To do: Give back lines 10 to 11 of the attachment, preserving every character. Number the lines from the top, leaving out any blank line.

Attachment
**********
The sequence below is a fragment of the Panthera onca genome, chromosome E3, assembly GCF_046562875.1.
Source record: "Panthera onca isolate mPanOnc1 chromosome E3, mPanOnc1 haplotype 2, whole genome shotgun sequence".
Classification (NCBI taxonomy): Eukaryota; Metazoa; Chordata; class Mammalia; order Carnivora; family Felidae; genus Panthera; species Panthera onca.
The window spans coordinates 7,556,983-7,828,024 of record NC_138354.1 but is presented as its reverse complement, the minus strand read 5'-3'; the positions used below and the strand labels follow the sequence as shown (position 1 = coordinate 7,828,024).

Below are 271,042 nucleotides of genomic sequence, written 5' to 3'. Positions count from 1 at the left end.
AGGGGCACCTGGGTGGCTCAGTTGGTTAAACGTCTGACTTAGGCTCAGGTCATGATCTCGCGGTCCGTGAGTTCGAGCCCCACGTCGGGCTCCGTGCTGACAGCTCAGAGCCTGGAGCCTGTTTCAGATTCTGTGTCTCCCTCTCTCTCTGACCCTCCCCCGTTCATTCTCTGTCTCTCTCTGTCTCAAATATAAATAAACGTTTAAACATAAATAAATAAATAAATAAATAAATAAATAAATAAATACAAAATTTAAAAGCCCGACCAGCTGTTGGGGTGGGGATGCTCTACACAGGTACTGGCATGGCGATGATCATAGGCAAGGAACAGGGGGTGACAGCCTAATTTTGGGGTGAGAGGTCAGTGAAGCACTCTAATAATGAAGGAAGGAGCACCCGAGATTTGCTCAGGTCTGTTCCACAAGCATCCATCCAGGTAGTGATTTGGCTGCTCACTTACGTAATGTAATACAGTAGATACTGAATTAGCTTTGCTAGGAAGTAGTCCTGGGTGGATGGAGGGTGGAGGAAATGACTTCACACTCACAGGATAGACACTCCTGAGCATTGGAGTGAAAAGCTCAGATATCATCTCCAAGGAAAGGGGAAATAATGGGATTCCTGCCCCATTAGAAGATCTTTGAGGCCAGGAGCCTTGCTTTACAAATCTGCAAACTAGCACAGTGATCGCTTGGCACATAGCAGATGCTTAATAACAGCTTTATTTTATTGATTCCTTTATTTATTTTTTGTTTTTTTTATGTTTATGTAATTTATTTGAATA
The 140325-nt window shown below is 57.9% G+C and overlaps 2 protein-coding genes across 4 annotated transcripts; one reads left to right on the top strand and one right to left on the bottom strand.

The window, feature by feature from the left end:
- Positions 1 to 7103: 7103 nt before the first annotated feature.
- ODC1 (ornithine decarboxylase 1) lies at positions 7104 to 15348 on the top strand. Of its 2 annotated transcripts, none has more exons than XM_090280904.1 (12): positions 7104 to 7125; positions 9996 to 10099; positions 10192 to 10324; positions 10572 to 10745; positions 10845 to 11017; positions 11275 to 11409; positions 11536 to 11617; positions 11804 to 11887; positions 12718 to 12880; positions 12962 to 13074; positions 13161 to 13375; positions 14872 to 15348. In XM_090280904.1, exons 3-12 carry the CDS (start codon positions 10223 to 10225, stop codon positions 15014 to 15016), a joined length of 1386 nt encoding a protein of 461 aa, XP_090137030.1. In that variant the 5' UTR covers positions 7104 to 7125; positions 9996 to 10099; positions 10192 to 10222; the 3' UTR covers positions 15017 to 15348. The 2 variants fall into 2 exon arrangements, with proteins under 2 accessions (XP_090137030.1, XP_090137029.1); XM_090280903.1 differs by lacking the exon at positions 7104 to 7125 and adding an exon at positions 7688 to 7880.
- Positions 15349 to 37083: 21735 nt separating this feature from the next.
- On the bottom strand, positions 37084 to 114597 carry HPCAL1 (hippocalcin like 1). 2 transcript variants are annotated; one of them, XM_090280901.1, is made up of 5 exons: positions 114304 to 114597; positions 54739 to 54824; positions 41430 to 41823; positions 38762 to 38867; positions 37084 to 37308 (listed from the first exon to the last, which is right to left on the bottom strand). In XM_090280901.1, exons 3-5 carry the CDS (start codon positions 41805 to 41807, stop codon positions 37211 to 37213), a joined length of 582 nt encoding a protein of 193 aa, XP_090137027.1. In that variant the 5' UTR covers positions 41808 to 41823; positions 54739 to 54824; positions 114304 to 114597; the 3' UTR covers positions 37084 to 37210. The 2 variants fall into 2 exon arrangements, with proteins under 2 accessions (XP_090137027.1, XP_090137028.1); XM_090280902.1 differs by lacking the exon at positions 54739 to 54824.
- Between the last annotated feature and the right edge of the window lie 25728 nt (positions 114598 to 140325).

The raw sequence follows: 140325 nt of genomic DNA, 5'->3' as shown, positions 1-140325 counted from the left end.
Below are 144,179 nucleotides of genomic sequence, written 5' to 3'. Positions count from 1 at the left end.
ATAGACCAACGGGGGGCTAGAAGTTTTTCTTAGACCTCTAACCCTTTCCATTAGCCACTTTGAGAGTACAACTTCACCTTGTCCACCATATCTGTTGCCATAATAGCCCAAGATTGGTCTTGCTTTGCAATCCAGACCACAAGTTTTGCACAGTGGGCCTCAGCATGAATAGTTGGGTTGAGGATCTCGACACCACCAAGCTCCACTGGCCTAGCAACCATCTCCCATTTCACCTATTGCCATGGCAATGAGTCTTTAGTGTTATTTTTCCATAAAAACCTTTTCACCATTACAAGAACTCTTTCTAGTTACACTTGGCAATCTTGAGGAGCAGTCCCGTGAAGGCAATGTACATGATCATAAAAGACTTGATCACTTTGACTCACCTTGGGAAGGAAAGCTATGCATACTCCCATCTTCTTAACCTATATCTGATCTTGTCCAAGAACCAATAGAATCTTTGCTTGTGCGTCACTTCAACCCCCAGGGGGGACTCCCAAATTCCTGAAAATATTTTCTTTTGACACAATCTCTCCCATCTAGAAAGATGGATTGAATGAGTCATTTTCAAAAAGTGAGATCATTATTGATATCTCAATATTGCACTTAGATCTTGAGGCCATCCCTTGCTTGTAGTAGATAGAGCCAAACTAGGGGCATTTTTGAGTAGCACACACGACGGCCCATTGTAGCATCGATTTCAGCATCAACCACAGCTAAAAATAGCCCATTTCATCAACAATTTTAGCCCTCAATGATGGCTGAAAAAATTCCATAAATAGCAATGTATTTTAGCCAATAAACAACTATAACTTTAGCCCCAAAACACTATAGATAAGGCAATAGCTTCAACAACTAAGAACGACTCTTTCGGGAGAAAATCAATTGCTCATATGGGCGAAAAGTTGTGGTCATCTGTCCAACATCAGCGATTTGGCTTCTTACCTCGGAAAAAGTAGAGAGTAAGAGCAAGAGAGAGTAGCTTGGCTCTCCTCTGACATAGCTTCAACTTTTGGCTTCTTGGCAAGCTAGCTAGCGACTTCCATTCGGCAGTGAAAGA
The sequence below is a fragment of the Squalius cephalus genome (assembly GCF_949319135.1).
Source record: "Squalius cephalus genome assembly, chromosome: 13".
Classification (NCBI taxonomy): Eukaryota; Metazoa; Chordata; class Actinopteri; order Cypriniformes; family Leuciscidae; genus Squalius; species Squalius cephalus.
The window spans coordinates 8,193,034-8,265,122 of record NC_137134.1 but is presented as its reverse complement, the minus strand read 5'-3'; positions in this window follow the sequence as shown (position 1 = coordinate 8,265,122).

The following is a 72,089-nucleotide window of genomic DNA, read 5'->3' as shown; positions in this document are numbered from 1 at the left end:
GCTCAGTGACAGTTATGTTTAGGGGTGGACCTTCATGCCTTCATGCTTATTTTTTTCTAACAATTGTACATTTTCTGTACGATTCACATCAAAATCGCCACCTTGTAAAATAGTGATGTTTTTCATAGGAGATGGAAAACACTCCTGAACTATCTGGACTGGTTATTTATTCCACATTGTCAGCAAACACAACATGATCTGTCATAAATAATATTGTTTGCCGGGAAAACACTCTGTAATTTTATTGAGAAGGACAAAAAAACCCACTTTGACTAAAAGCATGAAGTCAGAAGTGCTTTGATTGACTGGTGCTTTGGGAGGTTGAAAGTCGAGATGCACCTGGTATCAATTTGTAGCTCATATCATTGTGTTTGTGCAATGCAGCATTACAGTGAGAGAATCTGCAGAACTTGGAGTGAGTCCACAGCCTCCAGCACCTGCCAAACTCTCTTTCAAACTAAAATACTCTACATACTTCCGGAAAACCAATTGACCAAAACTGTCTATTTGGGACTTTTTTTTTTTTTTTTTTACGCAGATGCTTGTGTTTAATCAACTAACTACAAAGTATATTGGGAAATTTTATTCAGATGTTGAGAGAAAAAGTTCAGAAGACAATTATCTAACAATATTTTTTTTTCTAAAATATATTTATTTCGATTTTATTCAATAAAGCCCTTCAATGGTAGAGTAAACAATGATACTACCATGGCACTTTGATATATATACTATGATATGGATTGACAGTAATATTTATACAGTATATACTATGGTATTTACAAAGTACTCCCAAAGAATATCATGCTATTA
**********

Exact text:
- ODC1 (ornithine decarboxylase 1) lies at positions 7104 to 15348 on the top strand. Of its 2 annotated transcripts, none has more exons than XM_090280904.1 (12): positions 7104 to 7125; positions 9996 to 10099; positions 10192 to 10324; positions 10572 to 10745; positions 10845 to 11017; positions 11275 to 11409; positions 11536 to 11617; positions 11804 to 11887; positions 12718 to 12880; positions 12962 to 13074; positions 13161 to 13375; positions 14872 to 15348. In XM_090280904.1, exons 3-12 carry the CDS (start codon positions 10223 to 10225, stop codon positions 15014 to 15016), a joined length of 1386 nt encoding a protein of 461 aa, XP_090137030.1. In that variant the 5' UTR covers positions 7104 to 7125; positions 9996 to 10099; positions 10192 to 10222; the 3' UTR covers positions 15017 to 15348. The 2 variants fall into 2 exon arrangements, with proteins under 2 accessions (XP_090137030.1, XP_090137029.1); XM_090280903.1 differs by lacking the exon at positions 7104 to 7125 and adding an exon at positions 7688 to 7880.
- Positions 15349 to 37083: 21735 nt separating this feature from the next.